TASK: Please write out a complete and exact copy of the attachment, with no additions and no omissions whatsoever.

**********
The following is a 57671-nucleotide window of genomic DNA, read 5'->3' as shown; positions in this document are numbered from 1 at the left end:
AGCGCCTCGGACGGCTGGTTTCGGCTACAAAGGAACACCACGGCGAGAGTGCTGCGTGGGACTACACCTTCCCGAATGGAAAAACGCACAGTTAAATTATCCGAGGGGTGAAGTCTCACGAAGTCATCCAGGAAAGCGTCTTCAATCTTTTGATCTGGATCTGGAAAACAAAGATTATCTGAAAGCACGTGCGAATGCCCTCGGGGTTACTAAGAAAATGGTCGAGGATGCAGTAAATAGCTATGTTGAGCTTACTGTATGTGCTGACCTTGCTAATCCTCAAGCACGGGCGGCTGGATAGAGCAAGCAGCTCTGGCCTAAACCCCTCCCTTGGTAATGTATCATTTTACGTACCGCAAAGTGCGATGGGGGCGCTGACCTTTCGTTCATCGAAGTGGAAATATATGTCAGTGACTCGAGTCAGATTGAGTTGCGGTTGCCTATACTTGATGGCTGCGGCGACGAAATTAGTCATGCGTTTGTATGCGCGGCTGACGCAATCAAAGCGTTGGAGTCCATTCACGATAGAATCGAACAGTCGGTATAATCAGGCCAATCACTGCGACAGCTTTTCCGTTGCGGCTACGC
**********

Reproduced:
The following is a 57671-nucleotide window of genomic DNA, read 5'->3' as shown; positions in this document are numbered from 1 at the left end:
AGCGCCTCGGACGGCTGGTTTCGGCTACAAAGGAACACCACGGCGAGAGTGCTGCGTGGGACTACACCTTCCCGAATGGAAAAACGCACAGTTAAATTATCCGAGGGGTGAAGTCTCACGAAGTCATCCAGGAAAGCGTCTTCAATCTTTTGATCTGGATCTGGAAAACAAAGATTATCTGAAAGCACGTGCGAATGCCCTCGGGGTTACTAAGAAAATGGTCGAGGATGCAGTAAATAGCTATGTTGAGCTTACTGTATGTGCTGACCTTGCTAATCCTCAAGCACGGGCGGCTGGATAGAGCAAGCAGCTCTGGCCTAAACCCCTCCCTTGGTAATGTATCATTTTACGTACCGCAAAGTGCGATGGGGGCGCTGACCTTTCGTTCATCGAAGTGGAAATATATGTCAGTGACTCGAGTCAGATTGAGTTGCGGTTGCCTATACTTGATGGCTGCGGCGACGAAATTAGTCATGCGTTTGTATGCGCGGCTGACGCAATCAAAGCGTTGGAGTCCATTCACGATAGAATCGAACAGTCGGTATAATCAGGCCAATCACTGCGACAGCTTTTCCGTTGCGGCTACGC